Tailgating 2009: Your guide to a perfect tailgate

Every fall semester, thousands of students, parents, faculty and alumni flood Tech’s campus to partake in an old Jackets’ tradition: tailgating before football games. Tailgating began decades ago when friends, neighbors and families came together to celebrate in anticipation for an upcoming sporting match. Traditionally, tailgating parties occurred around vehicles in open parking lots, literally on tails of open truck-beds. Over the years, the art of tailgating has evolved and expanded to include tents, lounge chairs, televisions and green spaces. Though tailgating is growing rapidly, both in followers and in flair, it still serves its original purpose for bringing people together to celebrate the team and the game. If you are a tailgating professional, lucky you. If you’re new to tailgating, there’s no better time to start than now. Follow this tailgating guide and tailgate your way through a fantastic football season, no matter what the score is at the end of the day.

When it comes to tailgating, location is everything. With Yellow Jacket Park overtaken by the construction of the Clough Undergraduate Learning Center, green space is limited on campus. Try these alternative locations for pre-game revelry:

The parking lot behind Howey-Physics building is always full of alumni and their kids grilling out and hovering over their cars.

Skiles Walkway is a central location with a great view of the band’s warm-up and nearby restrooms. Plus, with the addition of a new green fence, it is even more shady than before.

Architecture lawn, or at least what is left of it, is a safe refuge from construction, also with handy bathroom access, and easy viewing of the shennanigans at Greek houses.

The green space behind Tech Tower, a classic location complete with historical markers, makes for a more sedated tailgate.

While grilling and eating might seem like the only thing to do at a tailgating party, spice up your fun with these games:

Play football, flags if you have any on hand or touch if you don’t fear the asphalt.

Watch television or listen to the radio, especially pre-game commentary. If you aren’t interested, try watching other, less-important games, say, SEC games?

Paint faces. While initially more attractive to the younger crowd, you haven’t really attended a game until you have done so in yellow and black face paint, chest paint and potentially arm and leg paint.

Play cornhole, horseshoes or any other game that involves throwing small objects at arbitrary targets. Don’t keep score though. The only winning that matters on gameday is Tech’s.

Even if you aren’t the lucky daughter of an alumnus or alumna, there are plenty of wardrobe options for gameday.

Uniformed homogeny, a la The Swarm or marching band, will never go out of style. These classy fans dress the part every game day and help make sure the stands are full of screaming white and old gold.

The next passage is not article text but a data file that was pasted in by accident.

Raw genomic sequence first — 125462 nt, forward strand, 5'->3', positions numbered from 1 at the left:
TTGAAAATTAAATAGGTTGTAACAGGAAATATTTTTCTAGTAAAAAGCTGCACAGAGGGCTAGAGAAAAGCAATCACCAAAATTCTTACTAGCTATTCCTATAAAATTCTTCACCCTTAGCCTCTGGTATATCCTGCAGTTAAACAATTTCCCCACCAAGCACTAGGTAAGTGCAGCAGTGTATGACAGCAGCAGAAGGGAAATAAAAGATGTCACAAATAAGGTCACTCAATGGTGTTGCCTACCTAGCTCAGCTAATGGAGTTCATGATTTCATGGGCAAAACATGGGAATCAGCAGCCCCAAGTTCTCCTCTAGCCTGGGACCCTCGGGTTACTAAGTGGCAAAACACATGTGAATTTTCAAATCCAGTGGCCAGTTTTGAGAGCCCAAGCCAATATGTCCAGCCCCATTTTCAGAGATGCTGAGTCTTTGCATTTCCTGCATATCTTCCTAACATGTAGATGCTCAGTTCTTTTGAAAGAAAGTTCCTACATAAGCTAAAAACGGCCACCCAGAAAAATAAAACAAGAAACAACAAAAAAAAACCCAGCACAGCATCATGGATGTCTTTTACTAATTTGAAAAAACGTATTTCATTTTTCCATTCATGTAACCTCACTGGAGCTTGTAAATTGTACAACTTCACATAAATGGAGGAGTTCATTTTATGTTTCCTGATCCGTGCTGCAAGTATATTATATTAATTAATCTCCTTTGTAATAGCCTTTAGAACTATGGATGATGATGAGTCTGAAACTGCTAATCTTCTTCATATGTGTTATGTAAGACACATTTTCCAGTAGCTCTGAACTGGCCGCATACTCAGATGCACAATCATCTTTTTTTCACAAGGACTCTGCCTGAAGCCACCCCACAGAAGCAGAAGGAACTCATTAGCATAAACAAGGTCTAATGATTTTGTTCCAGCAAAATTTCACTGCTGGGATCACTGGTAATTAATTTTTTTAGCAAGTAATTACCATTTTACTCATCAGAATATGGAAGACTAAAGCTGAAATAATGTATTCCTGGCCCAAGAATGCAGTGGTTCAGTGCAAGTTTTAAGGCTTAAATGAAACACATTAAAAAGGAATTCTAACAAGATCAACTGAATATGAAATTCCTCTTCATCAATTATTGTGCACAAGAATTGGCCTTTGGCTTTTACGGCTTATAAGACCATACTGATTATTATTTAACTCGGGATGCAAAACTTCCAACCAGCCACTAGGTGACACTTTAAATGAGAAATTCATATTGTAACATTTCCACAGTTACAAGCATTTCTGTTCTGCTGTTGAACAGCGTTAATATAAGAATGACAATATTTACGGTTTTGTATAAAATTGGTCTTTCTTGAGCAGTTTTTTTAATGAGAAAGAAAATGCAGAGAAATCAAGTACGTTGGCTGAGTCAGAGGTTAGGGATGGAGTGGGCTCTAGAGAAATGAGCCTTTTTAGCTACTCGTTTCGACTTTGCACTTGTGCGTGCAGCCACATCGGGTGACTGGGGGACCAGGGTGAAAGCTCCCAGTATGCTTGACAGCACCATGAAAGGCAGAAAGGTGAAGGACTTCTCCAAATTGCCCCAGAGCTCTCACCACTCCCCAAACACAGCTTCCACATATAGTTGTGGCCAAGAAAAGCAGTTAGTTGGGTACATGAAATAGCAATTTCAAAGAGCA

Go in preppy-formal, even if you aren’t Greek. There are so few excuses these days to wear bow ties and gold ribbons, use the few you have.

Paint faces. Yes, already mentioned, and a perfectly appropriate gameday stable. This accessory is best paired with matching chest paint. Ladies, please wear matching garments as needed.

If all else fails, throw on a t-shirt and get out there. Also, remember to look out for games like the White Out or Old Gold, where special wardrobes are requested, and sometimes provided for you in the form of a free t-shirt.

After hours of waiting, no matter how enjoyable, the game is always a welcome change of pace, complete with a new sound track. See our Freshman Survival Guide for complete lyrics.

The fight song Ramblin’ Reck, in which you will declare you are a Ramblin’ Reck from Georgia Tech and a Hell of an Engineer, no matter what your major is.

Up with the White and Gold is another fight song, traditionally played after touchdowns. Like all good Tech cheers, this song calls out down with the red and black, no matter what school we are playing.

The Budweiser Song. This is the easiest of them all to learn. You simply bounce your legs and yell “When you’ve said Budweiser, you’ve said it all.”

The Good Word. What’s the Good Word? To Hell with Georgia! How ‘bout them dogs? Piss on ‘em!

Grill: small enough to cart around with you, but large enough to grill dozens of unneeded hot dogs and burgers. If you can’t handle a grill, try to befriend someone who can.

Charcoal: for the grill, nothing else please. It has taken facilities months to get the lawns back up to par after the water ban ended, and they are just so pretty.

Hot Dogs and burgers: tofu dogs, or corn, and potato chips, cheese, french fries, coke, beer and any other necessary beverages. Also, don’t forget hamburger buns and ketchup or other condiments. Everybody forgets those.

Cooler: While any ice-storage contraption will work, preferably electric rolling cooler with multiple storage compartments. Watch out though, those things are vehicles, and come with all the subsequent laws.

Boombox: any sort of noise maker will work, from expensive car radios to expensive computer sound systems, as long as it will play whatever music you need to excited for the game.

Tent: not the camping kind, the tall kind that you set up for limited shade and to stake out your private tailgating territory. Tents must be either blue, white or gold, and should be adorned with Tech logos and symbols.

Chairs: your parents have some left over from soccer games that they aren’t attending any longer, steal them and relax in style while your peers lounge on the ground. These are especially handy when one is tailgating in a parking lot away from benches.

Football tickets: while obvious, new ticketing policies make it even more important to make sure you have registered or paid for a seat and have your BuzzCard in hand when you enter the stadium.